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Uber self driving cars. Photo: ANGELO MERENDINO/AFP/Getty Images

Experts say the self-driving Uber vehicle that struck and killed a pedestrian on Monday morning may be at fault, the AP reports. Bryant Walker Smith, a University of South Carolina law professor who studies self-driving cars, told the AP "The victim did not come out of nowhere. She’s moving on a dark road, but it’s an open road, so Lidar and radar should have detected and classified her."

Why it matters: This is the first fatality involving a full autonomous test vehicle, and Uber has halted road testing of its vehicles. Tempe Police Chief Sylvia Moire said the vehicle likely wouldn't be found at fault in the crash. But Smith's analysis paints another picture.

Go deeper

49 mins ago - Technology

Scoop: Google won't donate to members of Congress who voted against election results

Sen. Ted Cruz led the group of Republicans who opposed certifying the results. Photo: Stefani Reynolds/Pool/AFP via Getty Images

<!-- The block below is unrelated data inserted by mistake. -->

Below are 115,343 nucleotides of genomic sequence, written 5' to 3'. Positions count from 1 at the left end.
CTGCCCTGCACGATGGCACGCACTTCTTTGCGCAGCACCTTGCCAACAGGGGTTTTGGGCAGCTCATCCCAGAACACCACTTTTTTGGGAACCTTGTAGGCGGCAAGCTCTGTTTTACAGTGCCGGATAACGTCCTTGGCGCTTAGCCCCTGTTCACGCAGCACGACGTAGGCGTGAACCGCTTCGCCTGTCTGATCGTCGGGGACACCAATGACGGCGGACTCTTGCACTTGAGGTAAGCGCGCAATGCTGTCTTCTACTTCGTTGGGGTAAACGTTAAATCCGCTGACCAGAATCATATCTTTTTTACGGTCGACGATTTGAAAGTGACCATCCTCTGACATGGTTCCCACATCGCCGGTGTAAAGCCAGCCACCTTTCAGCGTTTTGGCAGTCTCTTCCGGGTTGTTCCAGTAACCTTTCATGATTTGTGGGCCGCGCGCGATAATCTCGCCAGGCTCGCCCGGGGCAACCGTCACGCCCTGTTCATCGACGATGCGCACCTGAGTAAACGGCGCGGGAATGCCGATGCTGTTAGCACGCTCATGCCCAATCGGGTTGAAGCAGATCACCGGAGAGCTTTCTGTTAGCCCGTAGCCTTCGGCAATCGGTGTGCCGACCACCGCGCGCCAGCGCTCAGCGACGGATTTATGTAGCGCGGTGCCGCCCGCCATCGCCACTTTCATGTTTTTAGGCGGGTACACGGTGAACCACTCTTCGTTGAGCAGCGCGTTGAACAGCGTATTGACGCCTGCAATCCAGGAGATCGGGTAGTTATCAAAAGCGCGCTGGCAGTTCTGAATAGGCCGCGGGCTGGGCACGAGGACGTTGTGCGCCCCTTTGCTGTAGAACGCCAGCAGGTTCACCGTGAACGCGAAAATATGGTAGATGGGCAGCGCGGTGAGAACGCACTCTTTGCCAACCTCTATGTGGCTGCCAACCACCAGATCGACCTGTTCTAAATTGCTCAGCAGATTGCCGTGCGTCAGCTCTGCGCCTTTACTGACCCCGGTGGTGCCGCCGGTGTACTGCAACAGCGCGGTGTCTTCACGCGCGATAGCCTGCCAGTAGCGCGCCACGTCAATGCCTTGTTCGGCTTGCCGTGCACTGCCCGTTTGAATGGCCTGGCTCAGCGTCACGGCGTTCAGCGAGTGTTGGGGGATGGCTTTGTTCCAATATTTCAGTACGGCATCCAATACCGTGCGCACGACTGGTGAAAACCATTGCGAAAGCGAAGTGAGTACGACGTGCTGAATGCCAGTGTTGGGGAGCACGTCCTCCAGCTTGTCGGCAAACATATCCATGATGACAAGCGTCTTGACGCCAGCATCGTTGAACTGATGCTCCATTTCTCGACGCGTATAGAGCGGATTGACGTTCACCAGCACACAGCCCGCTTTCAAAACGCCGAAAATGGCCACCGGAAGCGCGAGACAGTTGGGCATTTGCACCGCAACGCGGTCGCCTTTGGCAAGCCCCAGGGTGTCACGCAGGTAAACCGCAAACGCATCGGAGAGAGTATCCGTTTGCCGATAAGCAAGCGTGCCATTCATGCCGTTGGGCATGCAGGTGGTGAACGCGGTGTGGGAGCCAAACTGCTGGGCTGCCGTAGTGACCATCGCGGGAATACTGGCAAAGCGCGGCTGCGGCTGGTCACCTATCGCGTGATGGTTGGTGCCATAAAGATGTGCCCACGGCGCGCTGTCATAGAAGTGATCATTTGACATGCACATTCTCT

Google will not make contributions from its political action committee this cycle to any member of Congress who voted against certifying the results of the presidential election, following the deadly Capitol riot.

Why it matters: Several major businesses paused or pulled political donations following the events of Jan. 6, when pro-Trump rioters, riled up by former President Trump, stormed the Capitol on the day it was to certify the election results.

2 hours ago - Politics & Policy

Minority Mitch still setting Senate agenda

Illustration: Aïda Amer/Axios

Chuck Schumer may be majority leader, yet in many ways, Mitch McConnell is still running the Senate show — and his counterpart is about done with it.

Why it matters: McConnell rolled over Democrats unapologetically, and kept tight control over his fellow Republicans, while in the majority. But he's showing equal skill as minority leader, using political jiujitsu to convert a perceived weakness into strength.